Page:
With a new season, many side characters, such as Rex and the Immortal, are given far more exploration, which expands the depth of the world of Invincible. Furthermore, this season also further showcases how dangerous this world is and how few characters live up to the show’s title. One cameo that deserves mention is a familiar-looking arachnid hero from across the multiverse voiced by Josh Keaton himself.

Image Courtesy of ‘IGN Nordic’ | ‘Invincible’ from Amazon Prime and Robert Kirkman

However, a few characters were underutilized. One would be the “overarching” villain of the season, Angstrom Levy, voiced brilliantly by Sterling K. Brown, the verse-jumper mentioned earlier. Like the multiverse element, he was underutilized for appearing only at the beginning and end. Another fairly lackluster character would be Allen, introduced as a comic relief character who, therefore, has difficulty rising to be a serious hero. Lastly, Donald’s storyline ends with little payoff despite its buildup. Overall, major characters continue to uphold the show, while the further to the side they are, the weaker they are. 

A Brilliantly Animated Universe  

Once again, the show’s animation shines in all its glory. It perfectly captures the aesthetic of Marvel and DC’s animation at its height. As the scale of the series has been taken up a notch, so has the animation. The alien worlds visited, and the finely crafted regular locations could all make for epic laptop backgrounds. One shoutout has to be Omni-Man’s space flight at the beginning of episode four.

As this is a superhero show, all the fight scenes are just as epic as the first season. Once again, Invincible benefits from not holding back and depicts battles in all their bloody glory. Furthermore, there’s one scene where Mark meets a comic book author, and the latter gives a brilliant “guide” to animation’s various tips and shortcuts, adding a fun little insight into the animation process.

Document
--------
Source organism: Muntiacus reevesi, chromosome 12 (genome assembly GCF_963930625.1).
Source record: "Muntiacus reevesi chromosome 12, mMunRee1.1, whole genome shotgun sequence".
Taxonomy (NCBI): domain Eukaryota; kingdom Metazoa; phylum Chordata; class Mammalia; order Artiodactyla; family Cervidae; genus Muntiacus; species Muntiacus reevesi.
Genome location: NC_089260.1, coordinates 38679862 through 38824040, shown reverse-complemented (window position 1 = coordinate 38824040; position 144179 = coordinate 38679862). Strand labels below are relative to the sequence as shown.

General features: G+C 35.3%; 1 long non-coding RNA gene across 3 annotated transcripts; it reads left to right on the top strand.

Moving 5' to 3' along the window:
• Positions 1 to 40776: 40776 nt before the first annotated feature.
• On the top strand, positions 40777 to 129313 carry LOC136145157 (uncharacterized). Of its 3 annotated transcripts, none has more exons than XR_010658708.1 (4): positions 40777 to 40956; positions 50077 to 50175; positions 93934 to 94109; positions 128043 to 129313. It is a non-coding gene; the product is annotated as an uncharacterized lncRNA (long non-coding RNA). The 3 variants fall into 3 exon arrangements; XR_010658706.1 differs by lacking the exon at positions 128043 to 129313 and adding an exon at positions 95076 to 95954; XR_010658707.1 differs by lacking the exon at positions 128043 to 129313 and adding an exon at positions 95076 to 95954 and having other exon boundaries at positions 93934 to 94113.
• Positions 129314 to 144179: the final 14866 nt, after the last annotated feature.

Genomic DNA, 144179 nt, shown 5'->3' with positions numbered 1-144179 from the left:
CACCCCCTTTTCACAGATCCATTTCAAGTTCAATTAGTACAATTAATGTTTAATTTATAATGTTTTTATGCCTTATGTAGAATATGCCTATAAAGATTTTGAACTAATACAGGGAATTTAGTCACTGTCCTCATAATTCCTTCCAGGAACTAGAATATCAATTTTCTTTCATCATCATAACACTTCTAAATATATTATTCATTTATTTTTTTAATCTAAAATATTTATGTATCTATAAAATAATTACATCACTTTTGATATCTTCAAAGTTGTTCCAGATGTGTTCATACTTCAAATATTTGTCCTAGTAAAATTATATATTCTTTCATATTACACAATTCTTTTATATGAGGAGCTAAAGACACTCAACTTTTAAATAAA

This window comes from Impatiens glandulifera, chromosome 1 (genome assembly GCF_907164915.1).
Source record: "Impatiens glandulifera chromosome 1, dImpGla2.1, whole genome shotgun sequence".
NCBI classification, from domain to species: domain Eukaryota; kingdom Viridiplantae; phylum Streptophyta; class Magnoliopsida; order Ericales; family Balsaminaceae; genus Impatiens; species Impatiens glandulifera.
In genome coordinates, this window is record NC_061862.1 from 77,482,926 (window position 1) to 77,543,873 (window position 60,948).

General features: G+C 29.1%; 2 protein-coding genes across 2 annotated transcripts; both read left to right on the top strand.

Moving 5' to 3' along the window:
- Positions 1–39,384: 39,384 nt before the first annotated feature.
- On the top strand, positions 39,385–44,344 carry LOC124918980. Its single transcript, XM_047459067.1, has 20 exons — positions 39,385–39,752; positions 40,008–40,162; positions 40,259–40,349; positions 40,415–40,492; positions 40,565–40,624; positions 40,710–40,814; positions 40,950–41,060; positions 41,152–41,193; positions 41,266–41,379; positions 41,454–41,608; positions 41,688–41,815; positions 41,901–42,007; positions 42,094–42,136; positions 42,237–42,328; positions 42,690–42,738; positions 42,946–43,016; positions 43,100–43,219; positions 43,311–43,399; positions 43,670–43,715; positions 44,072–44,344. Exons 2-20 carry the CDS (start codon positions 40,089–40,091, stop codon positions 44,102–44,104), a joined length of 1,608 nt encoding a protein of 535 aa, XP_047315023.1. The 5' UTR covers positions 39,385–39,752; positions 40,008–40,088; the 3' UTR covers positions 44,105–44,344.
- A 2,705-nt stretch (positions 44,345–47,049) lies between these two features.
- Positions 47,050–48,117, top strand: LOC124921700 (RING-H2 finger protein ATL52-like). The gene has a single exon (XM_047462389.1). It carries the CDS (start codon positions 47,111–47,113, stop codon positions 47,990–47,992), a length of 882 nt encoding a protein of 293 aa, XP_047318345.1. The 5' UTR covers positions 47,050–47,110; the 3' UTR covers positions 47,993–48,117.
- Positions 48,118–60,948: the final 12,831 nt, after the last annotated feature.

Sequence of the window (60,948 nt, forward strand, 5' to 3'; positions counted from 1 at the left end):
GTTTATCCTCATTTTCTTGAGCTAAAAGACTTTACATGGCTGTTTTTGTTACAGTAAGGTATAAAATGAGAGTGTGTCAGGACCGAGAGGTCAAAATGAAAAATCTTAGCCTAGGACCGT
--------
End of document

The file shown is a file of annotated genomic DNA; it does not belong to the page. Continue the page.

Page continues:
As mentioned earlier, the show’s star-studded cast heavily contributes to its characters and story. Composer John Paesano also returns and gives a fittingly bombastic score that touches on various genres depending on the scene. Apart from composed songs, the show also extensively uses licensed music; each time, the song is impeccably chosen to enhance the scene and add subtext.

To Be Continued 

In short, many fans thought this season would be stronger, and in some ways, they were right. This season carries over much of what made the original season work but does not add much else. Given how long fans have waited for the show to return, it was worth it, at least. Fans of the comics are probably aware that these two seasons barely scratch the surface of the full length of Kirkman’s work. Hopefully, this season will help build up to even more significant events.

Image Courtesy of ‘Tech Radar’ | ‘Invincible’ from Amazon Prime and Robert Kirkman

Invincible Season 2 Part 2 (2024) Official Amazon Prime Trailer 

Source: Dead Talk Live

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I am an aspiring author living and working out of Honolulu, Hawaii. I received my bachelor's degree in Art History at Westmont College and then pursued a master's in Museum Studies at the University of Hawaii. I am currently working on a few novels, and am thankful for the opportunity to expand my creative writing voice at Dead Talk Live.